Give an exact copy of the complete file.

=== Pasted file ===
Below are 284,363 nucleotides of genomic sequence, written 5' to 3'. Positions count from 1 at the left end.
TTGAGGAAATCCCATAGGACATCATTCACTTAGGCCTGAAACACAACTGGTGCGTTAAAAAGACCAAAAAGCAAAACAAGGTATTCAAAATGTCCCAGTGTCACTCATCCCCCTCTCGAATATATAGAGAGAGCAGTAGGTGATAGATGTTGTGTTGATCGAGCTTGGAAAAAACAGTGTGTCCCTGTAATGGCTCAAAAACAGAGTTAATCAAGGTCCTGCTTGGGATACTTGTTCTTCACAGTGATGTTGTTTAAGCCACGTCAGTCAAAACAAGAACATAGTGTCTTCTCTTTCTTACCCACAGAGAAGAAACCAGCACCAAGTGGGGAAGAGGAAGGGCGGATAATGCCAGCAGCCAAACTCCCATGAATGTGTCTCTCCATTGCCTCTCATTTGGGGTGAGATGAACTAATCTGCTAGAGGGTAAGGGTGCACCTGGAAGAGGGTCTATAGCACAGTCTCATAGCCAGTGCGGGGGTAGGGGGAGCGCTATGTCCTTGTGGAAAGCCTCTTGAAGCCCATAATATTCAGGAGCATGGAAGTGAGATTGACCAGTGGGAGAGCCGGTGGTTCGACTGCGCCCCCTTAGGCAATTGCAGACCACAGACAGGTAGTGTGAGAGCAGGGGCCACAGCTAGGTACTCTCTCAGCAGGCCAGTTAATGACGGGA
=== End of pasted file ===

Below are 284,363 nucleotides of genomic sequence, written 5' to 3'. Positions count from 1 at the left end.
TTGAGGAAATCCCATAGGACATCATTCACTTAGGCCTGAAACACAACTGGTGCGTTAAAAAGACCAAAAAGCAAAACAAGGTATTCAAAATGTCCCAGTGTCACTCATCCCCCTCTCGAATATATAGAGAGAGCAGTAGGTGATAGATGTTGTGTTGATCGAGCTTGGAAAAAACAGTGTGTCCCTGTAATGGCTCAAAAACAGAGTTAATCAAGGTCCTGCTTGGGATACTTGTTCTTCACAGTGATGTTGTTTAAGCCACGTCAGTCAAAACAAGAACATAGTGTCTTCTCTTTCTTACCCACAGAGAAGAAACCAGCACCAAGTGGGGAAGAGGAAGGGCGGATAATGCCAGCAGCCAAACTCCCATGAATGTGTCTCTCCATTGCCTCTCATTTGGGGTGAGATGAACTAATCTGCTAGAGGGTAAGGGTGCACCTGGAAGAGGGTCTATAGCACAGTCTCATAGCCAGTGCGGGGGTAGGGGGAGCGCTATGTCCTTGTGGAAAGCCTCTTGAAGCCCATAATATTCAGGAGCATGGAAGTGAGATTGACCAGTGGGAGAGCCGGTGGTTCGACTGCGCCCCCTTAGGCAATTGCAGACCACAGACAGGTAGTGTGAGAGCAGGGGCCACAGCTAGGTACTCTCTCAGCAGGCCAGTTAATGACGGGA